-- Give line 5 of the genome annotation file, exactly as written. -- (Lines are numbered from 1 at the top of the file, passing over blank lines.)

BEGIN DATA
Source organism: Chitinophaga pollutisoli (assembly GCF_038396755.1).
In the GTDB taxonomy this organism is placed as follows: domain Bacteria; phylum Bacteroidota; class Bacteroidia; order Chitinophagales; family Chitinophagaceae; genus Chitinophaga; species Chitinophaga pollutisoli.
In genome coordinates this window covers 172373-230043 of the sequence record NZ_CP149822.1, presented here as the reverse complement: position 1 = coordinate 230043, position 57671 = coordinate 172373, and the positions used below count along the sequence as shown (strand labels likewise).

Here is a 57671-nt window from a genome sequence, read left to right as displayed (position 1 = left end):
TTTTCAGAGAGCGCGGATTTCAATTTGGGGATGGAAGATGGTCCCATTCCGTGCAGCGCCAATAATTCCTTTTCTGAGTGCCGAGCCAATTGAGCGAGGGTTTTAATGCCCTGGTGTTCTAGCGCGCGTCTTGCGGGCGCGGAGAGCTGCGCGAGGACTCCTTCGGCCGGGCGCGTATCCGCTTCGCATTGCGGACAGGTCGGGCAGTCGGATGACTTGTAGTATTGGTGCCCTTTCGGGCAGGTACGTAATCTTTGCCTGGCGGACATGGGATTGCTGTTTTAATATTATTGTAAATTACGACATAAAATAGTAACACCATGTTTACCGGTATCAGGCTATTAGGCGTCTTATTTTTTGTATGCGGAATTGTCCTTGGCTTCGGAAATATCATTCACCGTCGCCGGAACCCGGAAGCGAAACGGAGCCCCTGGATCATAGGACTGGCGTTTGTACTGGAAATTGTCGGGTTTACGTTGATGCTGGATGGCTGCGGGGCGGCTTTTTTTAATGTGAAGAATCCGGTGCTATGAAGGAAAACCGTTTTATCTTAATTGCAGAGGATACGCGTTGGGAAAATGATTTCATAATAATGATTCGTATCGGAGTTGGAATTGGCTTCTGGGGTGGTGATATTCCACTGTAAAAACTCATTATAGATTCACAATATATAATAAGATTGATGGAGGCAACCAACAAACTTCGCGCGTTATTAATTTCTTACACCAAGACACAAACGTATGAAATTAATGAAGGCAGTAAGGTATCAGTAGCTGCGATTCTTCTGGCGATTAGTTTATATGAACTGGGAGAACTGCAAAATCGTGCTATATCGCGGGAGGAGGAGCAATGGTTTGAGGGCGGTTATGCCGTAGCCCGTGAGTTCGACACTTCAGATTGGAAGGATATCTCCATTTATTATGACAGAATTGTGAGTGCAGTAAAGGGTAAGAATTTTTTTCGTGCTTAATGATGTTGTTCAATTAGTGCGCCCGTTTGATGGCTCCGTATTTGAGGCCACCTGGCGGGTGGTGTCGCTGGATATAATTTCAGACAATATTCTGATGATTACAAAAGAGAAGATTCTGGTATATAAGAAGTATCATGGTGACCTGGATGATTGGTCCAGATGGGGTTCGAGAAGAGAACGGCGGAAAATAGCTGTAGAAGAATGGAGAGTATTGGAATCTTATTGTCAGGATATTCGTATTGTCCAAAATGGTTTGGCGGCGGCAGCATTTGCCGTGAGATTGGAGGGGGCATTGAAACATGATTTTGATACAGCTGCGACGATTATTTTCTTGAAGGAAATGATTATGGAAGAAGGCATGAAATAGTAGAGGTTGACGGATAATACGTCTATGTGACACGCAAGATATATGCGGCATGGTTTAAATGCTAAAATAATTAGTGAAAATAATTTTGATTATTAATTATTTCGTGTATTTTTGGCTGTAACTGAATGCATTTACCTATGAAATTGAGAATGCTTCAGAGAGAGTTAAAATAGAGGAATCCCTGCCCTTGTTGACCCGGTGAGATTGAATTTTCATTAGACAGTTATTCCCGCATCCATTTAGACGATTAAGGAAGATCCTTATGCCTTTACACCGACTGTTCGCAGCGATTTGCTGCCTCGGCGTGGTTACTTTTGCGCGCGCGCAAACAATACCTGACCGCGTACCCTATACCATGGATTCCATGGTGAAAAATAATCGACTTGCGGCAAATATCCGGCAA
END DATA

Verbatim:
TTTTCAGAGAGCGCGGATTTCAATTTGGGGATGGAAGATGGTCCCATTCCGTGCAGCGCCAATAATTCCTTTTCTGAGTGCCGAGCCAATTGAGCGAGGGTTTTAATGCCCTGGTGTTCTAGCGCGCGTCTTGCGGGCGCGGAGAGCTGCGCGAGGACTCCTTCGGCCGGGCGCGTATCCGCTTCGCATTGCGGACAGGTCGGGCAGTCGGATGACTTGTAGTATTGGTGCCCTTTCGGGCAGGTACGTAATCTTTGCCTGGCGGACATGGGATTGCTGTTTTAATATTATTGTAAATTACGACATAAAATAGTAACACCATGTTTACCGGTATCAGGCTATTAGGCGTCTTATTTTTTGTATGCGGAATTGTCCTTGGCTTCGGAAATATCATTCACCGTCGCCGGAACCCGGAAGCGAAACGGAGCCCCTGGATCATAGGACTGGCGTTTGTACTGGAAATTGTCGGGTTTACGTTGATGCTGGATGGCTGCGGGGCGGCTTTTTTTAATGTGAAGAATCCGGTGCTATGAAGGAAAACCGTTTTATCTTAATTGCAGAGGATACGCGTTGGGAAAATGATTTCATAATAATGATTCGTATCGGAGTTGGAATTGGCTTCTGGGGTGGTGATATTCCACTGTAAAAACTCATTATAGATTCACAATATATAATAAGATTGATGGAGGCAACCAACAAACTTCGCGCGTTATTAATTTCTTACACCAAGACACAAACGTATGAAATTAATGAAGGCAGTAAGGTATCAGTAGCTGCGATTCTTCTGGCGATTAGTTTATATGAACTGGGAGAACTGCAAAATCGTGCTATATCGCGGGAGGAGGAGCAATGGTTTGAGGGCGGTTATGCCGTAGCCCGTGAGTTCGACACTTCAGATTGGAAGGATATCTCCATTTATTATGACAGAATTGTGAGTGCAGTAAAGGGTAAGAATTTTTTTCGTGCTTAATGATGTTGTTCAATTAGTGCGCCCGTTTGATGGCTCCGTATTTGAGGCCACCTGGCGGGTGGTGTCGCTGGATATAATTTCAGACAATATTCTGATGATTACAAAAGAGAAGATTCTGGTATATAAGAAGTATCATGGTGACCTGGATGATTGGTCCAGATGGGGTTCGAGAAGAGAACGGCGGAAAATAGCTGTAGAAGAATGGAGAGTATTGGAATCTTATTGTCAGGATATTCGTATTGTCCAAAATGGTTTGGCGGCGGCAGCATTTGCCGTGAGATTGGAGGGGGCATTGAAACATGATTTTGATACAGCTGCGACGATTATTTTCTTGAAGGAAATGATTATGGAAGAAGGCATGAAATAGTAGAGGTTGACGGATAATACGTCTATGTGACACGCAAGATATATGCGGCATGGTTTAAATGCTAAAATAATTAGTGAAAATAATTTTGATTATTAATTATTTCGTGTATTTTTGGCTGTAACTGAATGCATTTACCTATGAAATTGAGAATGCTTCAGAGAGAGTTAAAATAGAGGAATCCCTGCCCTTGTTGACCCGGTGAGATTGAATTTTCATTAGACAGTTATTCCCGCATCCATTTAGACGATTAAGGAAGATCCTTATGCCTTTACACCGACTGTTCGCAGCGATTTGCTGCCTCGGCGTGGTTACTTTTGCGCGCGCGCAAACAATACCTGACCGCGTACCCTATACCATGGATTCCATGGTGAAAAATAATCGACTTGCGGCAAATATCCGGCAA